Is Irish Blogging about to get its first slap?

2006 is likely to go down in Irish blogger history as a landmark in the evolution of our blogosphere. The success of the Irish Blog Awards, the superior reportage from Irish bloggers during the Dublin Riots and the growing recognition from mainstream media suggests that the pass-time sport is becoming a serious hobby. Even Planet Journals (formerly Planet of the Blogs) is within spitting distance of aggregating its 1,000th blog. In the first negative development for blogging in Ireland, news is coming out that the El Paso Times is facing legal action for unsavory comments aimed at singer Cathy Maguire and her family.

Regardless of the outcome, if this incident does come to court it is likely to act as a wake-up call to Irish bloggers. Just like most online inventions, blogging offers the potential of anonymity, those who chose to can remain hidden behind a pseudonym or stage name for their entire blogging “career”. Of course, as is becoming increasingly apparent, this veil is only useful as long as you do not force others to peak behind it, once you attract the attention of the law your identity will become a well known fact quicker than you might like. The fact is that information published in Ireland should adhere to Irish law; getting that theory into practice may not be so easy, however.
Simon wonders if this development will effect the upcoming Defamation Bill; unlikely in my opinion although there is every chance that Irish law will be redefined in the context of online publishing, that’s assuming that this potential case does not set a legal precident before then.

12 Comments

  1. I got my first solicitor’s letter for a mailing list item written in 1998 and another solicitor’s letter for a blog item written in 2001 and along the way have chatted with at least three other people who enjoyed the same kind of feedback. Getting slapped is part of the game. Play on.

    Reply

  2. Administrator 01/04/2006 at 19:10

    Interesting; I assume they were taken no further than letter, then?

    In reality solicitors letters are not uncommon in traditional media, as everyone knows. I think the precident due to be set here is not that Irish bloggers are saying libelous things but rather they’re being punished for them (and in the to and fro of it having their anonymity removed by court order)

    Reply

  3. People get “punished” all the time for defaming others. Not everyone that defames gets “punished” though. It’s the real world and for the likes of libel and defamation the real world is harsh in Ireland. You’ve seen the Digital Rights Ireland piece on libel?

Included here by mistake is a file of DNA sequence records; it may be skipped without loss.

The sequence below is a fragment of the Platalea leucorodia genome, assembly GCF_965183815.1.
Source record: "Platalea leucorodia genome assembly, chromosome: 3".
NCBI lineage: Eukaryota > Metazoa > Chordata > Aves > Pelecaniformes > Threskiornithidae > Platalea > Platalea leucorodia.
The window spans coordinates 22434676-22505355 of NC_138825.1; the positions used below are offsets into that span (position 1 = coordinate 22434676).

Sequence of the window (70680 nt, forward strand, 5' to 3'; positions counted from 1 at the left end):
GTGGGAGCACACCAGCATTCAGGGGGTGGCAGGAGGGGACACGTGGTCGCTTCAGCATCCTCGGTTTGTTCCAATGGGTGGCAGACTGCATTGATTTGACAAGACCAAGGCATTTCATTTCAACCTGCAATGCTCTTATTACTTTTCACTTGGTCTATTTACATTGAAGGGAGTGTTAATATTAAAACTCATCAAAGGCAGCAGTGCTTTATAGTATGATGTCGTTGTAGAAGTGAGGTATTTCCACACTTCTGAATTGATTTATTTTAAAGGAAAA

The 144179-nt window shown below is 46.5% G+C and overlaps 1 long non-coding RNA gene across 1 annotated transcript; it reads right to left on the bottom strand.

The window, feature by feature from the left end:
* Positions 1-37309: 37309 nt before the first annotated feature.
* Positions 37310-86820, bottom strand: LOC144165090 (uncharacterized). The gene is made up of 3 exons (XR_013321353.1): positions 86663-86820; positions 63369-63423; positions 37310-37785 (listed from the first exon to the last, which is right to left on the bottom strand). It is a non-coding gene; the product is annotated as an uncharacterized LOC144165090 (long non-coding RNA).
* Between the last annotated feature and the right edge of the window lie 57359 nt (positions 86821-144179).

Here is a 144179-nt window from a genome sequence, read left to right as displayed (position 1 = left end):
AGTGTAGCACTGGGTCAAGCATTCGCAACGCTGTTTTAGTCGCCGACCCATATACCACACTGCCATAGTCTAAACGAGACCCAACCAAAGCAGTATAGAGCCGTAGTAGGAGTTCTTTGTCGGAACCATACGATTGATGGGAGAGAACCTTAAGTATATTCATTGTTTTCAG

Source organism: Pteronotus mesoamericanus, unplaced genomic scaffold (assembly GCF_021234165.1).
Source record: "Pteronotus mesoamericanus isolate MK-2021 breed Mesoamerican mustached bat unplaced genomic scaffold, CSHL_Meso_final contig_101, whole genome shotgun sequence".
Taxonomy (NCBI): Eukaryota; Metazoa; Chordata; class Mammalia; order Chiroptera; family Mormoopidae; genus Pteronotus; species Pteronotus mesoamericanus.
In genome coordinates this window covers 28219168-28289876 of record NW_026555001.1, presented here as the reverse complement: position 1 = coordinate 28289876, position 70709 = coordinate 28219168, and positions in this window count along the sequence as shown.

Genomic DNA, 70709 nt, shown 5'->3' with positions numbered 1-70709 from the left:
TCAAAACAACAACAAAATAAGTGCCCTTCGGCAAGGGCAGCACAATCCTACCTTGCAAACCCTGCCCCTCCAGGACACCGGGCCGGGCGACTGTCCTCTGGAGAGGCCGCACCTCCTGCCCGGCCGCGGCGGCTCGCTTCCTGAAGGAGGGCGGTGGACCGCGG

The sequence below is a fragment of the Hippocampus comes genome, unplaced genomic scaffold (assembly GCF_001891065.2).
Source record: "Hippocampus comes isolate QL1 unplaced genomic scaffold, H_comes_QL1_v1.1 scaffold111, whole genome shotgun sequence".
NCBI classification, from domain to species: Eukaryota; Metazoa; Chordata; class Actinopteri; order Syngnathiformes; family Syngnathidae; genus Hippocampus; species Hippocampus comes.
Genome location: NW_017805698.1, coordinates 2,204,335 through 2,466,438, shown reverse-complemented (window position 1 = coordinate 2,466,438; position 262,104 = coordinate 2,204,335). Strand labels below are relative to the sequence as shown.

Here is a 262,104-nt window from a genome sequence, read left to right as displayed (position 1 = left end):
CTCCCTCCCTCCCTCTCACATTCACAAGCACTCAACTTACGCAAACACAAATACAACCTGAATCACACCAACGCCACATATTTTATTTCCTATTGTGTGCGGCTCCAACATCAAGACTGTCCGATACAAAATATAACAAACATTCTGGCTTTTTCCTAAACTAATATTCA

Reply

  4. Hea there,

    Not the first SLAP, but not the last either.

    As Bernie said, its part of doing it. no one is forcing you (unless you are getting paid).

    Unless El Pao can prove it they should remove it. It could be true, but to save themselves a potentially €20,000 case, they should remove it.

    my 2 cents,

    bernard

    Reply

  5. El Paso Times just said it was an April Fool.

    Reply

  6. Administrator 02/04/2006 at 09:10

    Interesting; an april fool joke two days before april fools day. El Paso Times comes out looking quite foolish from this in my opinion.
    They still made libelous comments, though.
    Frankly, I hope a trial does come to pass; I agree with Bernard that the truth of the matter is irrelevant, the ability to prove it is the deciding factor.

    Reply

  7. [...] Whether an April fool or not, the El Paso incident has provoked some healthy discussion. Adam Maguire stated: In the first negative development for blogging in Ireland, news is coming out that the El Paso Times is facing legal action for unsavory comments [...]

    Reply

  8. Somehow I don’t think the woman involved will see it as an April’s fool joke.

    Neither do I see “ah sur it was all a bit of a laugh, guv’ner” standing up as defence in court.

    bernard

    Reply

  9. Personally, I think the El Paso crew just got themselves the wrong kind of attention. And along the way, they lost a boatload of good will in some pretty strong currents. From those who have been there–Good Luck, lads.

    Reply

  10. Administrator 02/04/2006 at 13:42

    Personally, I think the El Paso crew just got themselves the wrong kind of attention. And along the way, they lost a boatload of good will in some pretty strong currents. From those who have been there–Good Luck, lads.

    Agreed.

    Reply

  11. ethel dawe 22/04/2006 at 08:36

    were they wrong about her family? she is a lovey girl. maybe someone should do their research about the family before condeming the wrong people.

    Reply

  12. ethel dawe 22/04/2006 at 08:40

    is it libel to tell the truth? or could it be a legal way of covering up facts.lovey should read lovely!!
    for the the record el paso times are closer to fact than fiction in this case.

    Reply

Leave a Reply

Your email address will not be published. Required fields are marked *

You may use these HTML tags and attributes: <a href="" title=""> <abbr title=""> <acronym title=""> <b> <blockquote cite=""> <cite> <code> <del datetime=""> <em> <i> <q cite=""> <strike> <strong>